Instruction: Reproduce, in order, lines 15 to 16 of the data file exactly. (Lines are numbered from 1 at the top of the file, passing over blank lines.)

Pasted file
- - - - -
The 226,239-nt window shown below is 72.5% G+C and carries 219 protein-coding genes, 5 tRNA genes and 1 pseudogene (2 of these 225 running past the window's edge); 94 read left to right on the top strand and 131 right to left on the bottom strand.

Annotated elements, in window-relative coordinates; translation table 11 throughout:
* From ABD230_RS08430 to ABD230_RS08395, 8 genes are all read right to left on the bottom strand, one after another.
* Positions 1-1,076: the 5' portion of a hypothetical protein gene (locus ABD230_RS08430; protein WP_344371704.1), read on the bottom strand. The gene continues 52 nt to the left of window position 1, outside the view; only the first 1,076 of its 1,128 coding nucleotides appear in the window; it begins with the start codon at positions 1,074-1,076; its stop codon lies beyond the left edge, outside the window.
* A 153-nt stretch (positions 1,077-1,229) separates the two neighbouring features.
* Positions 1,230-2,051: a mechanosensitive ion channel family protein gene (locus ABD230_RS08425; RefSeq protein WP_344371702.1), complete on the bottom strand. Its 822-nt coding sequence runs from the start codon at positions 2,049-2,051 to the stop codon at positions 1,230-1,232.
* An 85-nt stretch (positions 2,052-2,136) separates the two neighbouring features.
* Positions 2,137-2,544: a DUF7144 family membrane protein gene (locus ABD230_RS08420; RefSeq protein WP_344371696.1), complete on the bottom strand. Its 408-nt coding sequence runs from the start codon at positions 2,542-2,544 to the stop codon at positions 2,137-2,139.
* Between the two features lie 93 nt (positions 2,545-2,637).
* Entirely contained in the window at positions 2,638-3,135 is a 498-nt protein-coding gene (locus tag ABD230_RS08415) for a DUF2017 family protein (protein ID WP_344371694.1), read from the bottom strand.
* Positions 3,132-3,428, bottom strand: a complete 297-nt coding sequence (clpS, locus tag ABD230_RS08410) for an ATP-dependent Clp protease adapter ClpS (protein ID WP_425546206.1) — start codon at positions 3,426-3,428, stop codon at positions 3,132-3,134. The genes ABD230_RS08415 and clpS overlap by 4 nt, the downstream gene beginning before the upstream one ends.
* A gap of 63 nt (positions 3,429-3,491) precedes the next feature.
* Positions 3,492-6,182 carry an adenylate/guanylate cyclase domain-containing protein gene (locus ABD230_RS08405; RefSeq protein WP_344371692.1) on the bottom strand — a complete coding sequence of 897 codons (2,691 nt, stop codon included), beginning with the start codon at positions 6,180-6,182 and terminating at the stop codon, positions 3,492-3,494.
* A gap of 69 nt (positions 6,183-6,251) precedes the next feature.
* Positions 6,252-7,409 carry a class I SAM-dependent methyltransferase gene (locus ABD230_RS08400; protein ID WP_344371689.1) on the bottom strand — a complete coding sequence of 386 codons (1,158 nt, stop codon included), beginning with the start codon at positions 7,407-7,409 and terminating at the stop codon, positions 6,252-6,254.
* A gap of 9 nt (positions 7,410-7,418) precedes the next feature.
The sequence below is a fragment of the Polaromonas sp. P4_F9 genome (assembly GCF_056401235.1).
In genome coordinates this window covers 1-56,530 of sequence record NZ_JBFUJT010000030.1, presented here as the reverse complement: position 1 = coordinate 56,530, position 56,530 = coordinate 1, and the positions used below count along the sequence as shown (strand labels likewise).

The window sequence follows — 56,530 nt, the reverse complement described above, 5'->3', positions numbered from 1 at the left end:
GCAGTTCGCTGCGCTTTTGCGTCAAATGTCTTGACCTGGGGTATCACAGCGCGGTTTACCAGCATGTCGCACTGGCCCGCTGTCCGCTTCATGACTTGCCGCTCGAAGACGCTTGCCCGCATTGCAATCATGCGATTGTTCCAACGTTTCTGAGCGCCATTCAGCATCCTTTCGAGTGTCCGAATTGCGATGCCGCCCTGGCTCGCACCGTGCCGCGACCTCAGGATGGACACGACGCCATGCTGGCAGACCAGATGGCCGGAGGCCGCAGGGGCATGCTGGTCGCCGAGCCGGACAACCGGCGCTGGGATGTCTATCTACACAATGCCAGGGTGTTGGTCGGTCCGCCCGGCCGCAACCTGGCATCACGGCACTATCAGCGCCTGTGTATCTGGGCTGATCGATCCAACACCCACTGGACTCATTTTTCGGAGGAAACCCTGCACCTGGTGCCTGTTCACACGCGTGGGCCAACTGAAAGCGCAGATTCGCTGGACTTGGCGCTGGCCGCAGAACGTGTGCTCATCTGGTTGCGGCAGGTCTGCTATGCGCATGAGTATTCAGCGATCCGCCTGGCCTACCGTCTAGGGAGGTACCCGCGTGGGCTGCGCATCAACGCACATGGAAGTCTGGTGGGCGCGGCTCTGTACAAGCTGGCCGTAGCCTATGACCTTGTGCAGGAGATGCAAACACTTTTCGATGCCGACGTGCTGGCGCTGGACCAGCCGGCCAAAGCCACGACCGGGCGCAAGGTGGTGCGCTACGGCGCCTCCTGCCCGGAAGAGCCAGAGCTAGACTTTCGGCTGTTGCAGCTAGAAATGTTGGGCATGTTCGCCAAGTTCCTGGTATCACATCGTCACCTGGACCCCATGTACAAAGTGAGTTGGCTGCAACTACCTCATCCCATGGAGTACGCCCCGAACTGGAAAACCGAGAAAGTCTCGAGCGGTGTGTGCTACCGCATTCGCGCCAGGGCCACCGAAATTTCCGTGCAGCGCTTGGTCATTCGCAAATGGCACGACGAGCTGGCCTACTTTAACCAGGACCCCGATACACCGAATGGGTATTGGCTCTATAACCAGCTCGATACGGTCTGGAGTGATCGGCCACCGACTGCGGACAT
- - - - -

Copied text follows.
* Positions 6,252-7,409 carry a class I SAM-dependent methyltransferase gene (locus ABD230_RS08400; protein ID WP_344371689.1) on the bottom strand — a complete coding sequence of 386 codons (1,158 nt, stop codon included), beginning with the start codon at positions 7,407-7,409 and terminating at the stop codon, positions 6,252-6,254.
* A gap of 9 nt (positions 7,410-7,418) precedes the next feature.